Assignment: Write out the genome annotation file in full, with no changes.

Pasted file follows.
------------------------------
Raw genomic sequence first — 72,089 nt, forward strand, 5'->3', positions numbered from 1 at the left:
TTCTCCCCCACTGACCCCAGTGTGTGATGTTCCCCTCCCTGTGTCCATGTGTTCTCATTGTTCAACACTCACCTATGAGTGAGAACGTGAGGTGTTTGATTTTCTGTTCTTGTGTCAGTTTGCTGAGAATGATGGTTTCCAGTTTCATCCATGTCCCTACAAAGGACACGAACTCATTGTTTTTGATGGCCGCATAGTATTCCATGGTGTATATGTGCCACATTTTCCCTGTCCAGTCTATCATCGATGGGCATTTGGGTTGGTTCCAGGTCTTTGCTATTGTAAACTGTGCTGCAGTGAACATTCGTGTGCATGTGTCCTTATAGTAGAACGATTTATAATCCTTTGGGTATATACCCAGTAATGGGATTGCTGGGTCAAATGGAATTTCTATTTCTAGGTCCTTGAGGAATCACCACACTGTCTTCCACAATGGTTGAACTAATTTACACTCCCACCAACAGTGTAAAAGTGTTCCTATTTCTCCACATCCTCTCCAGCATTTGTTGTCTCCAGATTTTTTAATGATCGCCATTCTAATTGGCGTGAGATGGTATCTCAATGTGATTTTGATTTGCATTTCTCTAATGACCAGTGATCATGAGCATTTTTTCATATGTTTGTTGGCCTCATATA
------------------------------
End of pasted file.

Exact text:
Raw genomic sequence first — 72,089 nt, forward strand, 5'->3', positions numbered from 1 at the left:
TTCTCCCCCACTGACCCCAGTGTGTGATGTTCCCCTCCCTGTGTCCATGTGTTCTCATTGTTCAACACTCACCTATGAGTGAGAACGTGAGGTGTTTGATTTTCTGTTCTTGTGTCAGTTTGCTGAGAATGATGGTTTCCAGTTTCATCCATGTCCCTACAAAGGACACGAACTCATTGTTTTTGATGGCCGCATAGTATTCCATGGTGTATATGTGCCACATTTTCCCTGTCCAGTCTATCATCGATGGGCATTTGGGTTGGTTCCAGGTCTTTGCTATTGTAAACTGTGCTGCAGTGAACATTCGTGTGCATGTGTCCTTATAGTAGAACGATTTATAATCCTTTGGGTATATACCCAGTAATGGGATTGCTGGGTCAAATGGAATTTCTATTTCTAGGTCCTTGAGGAATCACCACACTGTCTTCCACAATGGTTGAACTAATTTACACTCCCACCAACAGTGTAAAAGTGTTCCTATTTCTCCACATCCTCTCCAGCATTTGTTGTCTCCAGATTTTTTAATGATCGCCATTCTAATTGGCGTGAGATGGTATCTCAATGTGATTTTGATTTGCATTTCTCTAATGACCAGTGATCATGAGCATTTTTTCATATGTTTGTTGGCCTCATATA